|Figure 1: Two-dimensional transthoracic echocardiography. Parasternal long-axis view (a and b) and apical four-chamber view (c and d) showing a aneurysmal sac like structure (indicated by *) which was collapsing in diastole and expanding in systole suggestive of pseudoaneurysm originating from the left ventricular outflow tract region most likely mitral aortic intervalvular fibrosa. The LA and LV are dilated. Ao: Aorta, LA: Left atrium, RA: Right atrium|
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|Figure 2: Two-dimensional transthoracic echocardiography. Apical four-chamber view (a) with color Doppler (b) showing severe valvular mitral regurgitation with an eccentric jet directed laterally because of the pseudoaneurysm (indicated by *) leading to improper coaptation of anterior mitral leaflet. LA: Left atrium, LV: Left ventricle, RA: Right atrium, RV: Right ventricle|
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|Figure 3: Three-dimensional transthoracic echocardiography. The relationship of the the pseudoaneurysm with the surrounding structures can be clearly delineated (a and b). After cropping and slicing the 3D image, the opening (arrow in c and d) in the region of PMAIVF as well as the neck and the body of the pseudoaneurysm (D) was clearly outlined. LA: Left atrium, LV: Left ventricle, RA: Right atrium. Pseudoaneurysm indicated by (*)|
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|Figure 4: Two-dimensional echocardiography. Basal short axis view showing the trileaflet nature of the aortic valve without any evidence of infective endocarditis. AV: Aortic valve, LA: Left atrium, RA: Right atrium, RV: Right ventricle|
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| Discussion|| |
The MAIVF is a junctional structure between the aortic and the mitral valves where the left half of the non-coronary cusp and the adjacent third of the left coronary cusp becomes continuous with the anterior mitral leaflet.  Its relative avascular nature makes it susceptible to infection and injury resulting into pseudoaneurysm formation. Aortic valve endocarditis, aortic valve surgery and chest trauma are the leading causes of PMAIVF although none was present in our case.  Unruptured PMAIVF may compress the adjacent coronary artery leading to symptomatic coronary artery obstruction or thrombus may form within its cavity leading to systemic embolization and stroke.  Rupture of the PMAIVF may occur into left atrium, left ventricular outflow region, ascending aorta or the pericardium leading to catastrophic outcomes.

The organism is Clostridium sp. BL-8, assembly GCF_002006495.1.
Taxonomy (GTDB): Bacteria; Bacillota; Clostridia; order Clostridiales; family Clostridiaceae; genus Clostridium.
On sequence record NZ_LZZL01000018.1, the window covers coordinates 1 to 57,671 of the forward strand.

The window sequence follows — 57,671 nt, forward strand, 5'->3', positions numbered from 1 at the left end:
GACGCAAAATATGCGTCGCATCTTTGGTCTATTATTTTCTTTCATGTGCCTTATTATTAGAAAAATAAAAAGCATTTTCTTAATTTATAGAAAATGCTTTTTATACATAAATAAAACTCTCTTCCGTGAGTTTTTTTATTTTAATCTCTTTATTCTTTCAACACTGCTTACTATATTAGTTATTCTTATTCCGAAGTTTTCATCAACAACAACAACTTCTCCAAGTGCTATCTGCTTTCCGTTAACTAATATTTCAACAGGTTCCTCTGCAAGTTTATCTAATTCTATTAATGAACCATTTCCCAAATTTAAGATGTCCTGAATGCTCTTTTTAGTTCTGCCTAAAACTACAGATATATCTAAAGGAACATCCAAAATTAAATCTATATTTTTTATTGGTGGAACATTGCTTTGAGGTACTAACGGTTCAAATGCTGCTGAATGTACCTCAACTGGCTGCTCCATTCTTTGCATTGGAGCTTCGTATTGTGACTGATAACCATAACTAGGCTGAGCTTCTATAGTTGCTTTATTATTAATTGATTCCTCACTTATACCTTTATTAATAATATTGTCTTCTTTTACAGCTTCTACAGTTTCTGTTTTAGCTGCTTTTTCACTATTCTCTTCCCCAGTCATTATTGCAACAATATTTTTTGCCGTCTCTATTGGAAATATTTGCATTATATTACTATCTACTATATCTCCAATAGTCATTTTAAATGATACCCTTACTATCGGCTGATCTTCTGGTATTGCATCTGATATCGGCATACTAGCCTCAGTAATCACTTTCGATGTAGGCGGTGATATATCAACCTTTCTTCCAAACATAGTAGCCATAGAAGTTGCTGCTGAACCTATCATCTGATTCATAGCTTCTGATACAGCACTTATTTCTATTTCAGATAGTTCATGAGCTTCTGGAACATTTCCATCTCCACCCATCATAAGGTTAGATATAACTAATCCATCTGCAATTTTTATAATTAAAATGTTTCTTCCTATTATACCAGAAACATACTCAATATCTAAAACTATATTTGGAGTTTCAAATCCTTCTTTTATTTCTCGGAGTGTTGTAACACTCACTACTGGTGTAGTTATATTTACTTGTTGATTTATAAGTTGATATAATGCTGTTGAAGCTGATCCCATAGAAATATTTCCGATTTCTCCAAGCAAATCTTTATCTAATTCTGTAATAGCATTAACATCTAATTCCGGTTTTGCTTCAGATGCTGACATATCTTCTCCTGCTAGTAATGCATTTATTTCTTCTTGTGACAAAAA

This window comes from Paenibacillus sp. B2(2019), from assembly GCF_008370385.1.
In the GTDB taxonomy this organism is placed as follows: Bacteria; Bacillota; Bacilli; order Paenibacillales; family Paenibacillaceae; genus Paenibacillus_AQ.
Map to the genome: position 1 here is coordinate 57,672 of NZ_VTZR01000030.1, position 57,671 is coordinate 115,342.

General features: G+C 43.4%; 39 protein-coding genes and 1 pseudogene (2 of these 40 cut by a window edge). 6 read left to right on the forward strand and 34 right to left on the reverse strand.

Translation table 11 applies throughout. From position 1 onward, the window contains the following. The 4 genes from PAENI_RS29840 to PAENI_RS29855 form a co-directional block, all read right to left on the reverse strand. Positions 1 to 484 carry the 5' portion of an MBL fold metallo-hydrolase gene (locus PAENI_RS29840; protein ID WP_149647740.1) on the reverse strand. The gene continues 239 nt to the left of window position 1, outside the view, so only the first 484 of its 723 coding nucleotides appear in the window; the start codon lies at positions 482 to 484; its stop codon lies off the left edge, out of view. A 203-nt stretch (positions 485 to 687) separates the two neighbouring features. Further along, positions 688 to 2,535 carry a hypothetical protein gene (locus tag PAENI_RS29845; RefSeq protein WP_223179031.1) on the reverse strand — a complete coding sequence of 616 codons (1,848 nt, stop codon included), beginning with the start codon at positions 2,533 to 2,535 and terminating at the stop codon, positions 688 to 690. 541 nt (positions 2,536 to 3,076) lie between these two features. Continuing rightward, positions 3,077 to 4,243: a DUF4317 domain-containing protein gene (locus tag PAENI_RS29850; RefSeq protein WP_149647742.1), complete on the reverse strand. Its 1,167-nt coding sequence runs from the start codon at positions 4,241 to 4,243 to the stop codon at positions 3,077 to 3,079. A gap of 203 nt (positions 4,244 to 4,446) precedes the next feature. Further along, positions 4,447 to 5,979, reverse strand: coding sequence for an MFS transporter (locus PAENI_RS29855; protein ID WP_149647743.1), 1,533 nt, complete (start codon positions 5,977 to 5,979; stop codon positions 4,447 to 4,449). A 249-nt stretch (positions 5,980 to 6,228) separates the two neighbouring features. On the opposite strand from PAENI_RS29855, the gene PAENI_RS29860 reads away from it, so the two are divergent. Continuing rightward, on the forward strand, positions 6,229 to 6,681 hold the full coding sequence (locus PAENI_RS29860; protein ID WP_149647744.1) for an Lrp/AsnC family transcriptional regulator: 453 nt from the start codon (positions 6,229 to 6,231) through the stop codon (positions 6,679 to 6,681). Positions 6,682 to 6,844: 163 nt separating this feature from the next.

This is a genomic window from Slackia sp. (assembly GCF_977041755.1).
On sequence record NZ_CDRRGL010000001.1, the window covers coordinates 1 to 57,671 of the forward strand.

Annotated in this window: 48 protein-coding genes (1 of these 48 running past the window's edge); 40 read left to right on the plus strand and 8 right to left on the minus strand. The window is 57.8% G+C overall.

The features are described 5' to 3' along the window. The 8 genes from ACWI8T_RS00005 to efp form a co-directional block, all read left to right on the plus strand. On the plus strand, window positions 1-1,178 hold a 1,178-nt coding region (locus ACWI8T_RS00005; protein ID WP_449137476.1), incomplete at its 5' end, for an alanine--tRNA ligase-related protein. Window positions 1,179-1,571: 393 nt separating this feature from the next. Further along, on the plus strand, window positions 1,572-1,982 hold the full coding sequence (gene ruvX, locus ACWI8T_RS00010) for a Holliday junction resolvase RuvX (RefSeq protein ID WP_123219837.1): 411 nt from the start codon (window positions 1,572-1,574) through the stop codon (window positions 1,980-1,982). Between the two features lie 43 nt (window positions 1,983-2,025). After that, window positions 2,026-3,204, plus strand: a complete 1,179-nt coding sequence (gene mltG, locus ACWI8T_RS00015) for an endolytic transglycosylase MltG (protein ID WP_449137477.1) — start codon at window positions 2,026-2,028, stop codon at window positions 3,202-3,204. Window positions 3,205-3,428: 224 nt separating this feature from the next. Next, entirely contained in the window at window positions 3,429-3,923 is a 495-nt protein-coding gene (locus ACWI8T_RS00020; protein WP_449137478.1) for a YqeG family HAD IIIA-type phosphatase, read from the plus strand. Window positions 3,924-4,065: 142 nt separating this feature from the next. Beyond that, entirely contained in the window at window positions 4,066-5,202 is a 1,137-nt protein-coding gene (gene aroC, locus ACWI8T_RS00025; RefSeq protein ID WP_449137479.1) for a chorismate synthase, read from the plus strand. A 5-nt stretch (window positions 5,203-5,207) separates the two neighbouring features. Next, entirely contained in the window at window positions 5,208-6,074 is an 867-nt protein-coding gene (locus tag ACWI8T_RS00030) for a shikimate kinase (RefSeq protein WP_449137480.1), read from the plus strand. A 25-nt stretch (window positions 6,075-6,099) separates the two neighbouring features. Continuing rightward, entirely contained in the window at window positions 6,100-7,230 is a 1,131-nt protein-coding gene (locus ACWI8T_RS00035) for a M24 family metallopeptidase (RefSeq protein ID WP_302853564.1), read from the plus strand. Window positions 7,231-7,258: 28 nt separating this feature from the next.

Non-invasive imaging with echocardiography is the first choice for evaluation of PMAIVF with TTE and TEE having a sensitivity rates of 43% and 90%, respectively.  Real-time 3D TTE has emerged as a valuable tool for non-invasive assessment of various disorders owing to its potential for better delineation of anatomical relationship between the various cardiac structures and depicting the depth of the structure by cropping the data in various imaging planes.  Real-time 3D echocardiography has proved useful in delineation of PMAIVF in recent reports of Han, et al. and Selcuk, et al. , In our case, 2D TTE was highly suspicious for PMAIVF, but as the patient did not give consent for TEE, 3D TTE was carried out and the diagnosis was confirmed.
| Conclusion|| |
Because of the potential life-threatening complication of rupture of PMAIVF, early diagnosis is crucial for proper planning of the treatment. Although 2D TTE and TEE remain the cornerstone for the diagnosis of PMAIVF, our case demonstrates how 3D TTE can be an invaluable tool for confirmation of the diagnosis.
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[Figure 1], [Figure 2], [Figure 3], [Figure 4]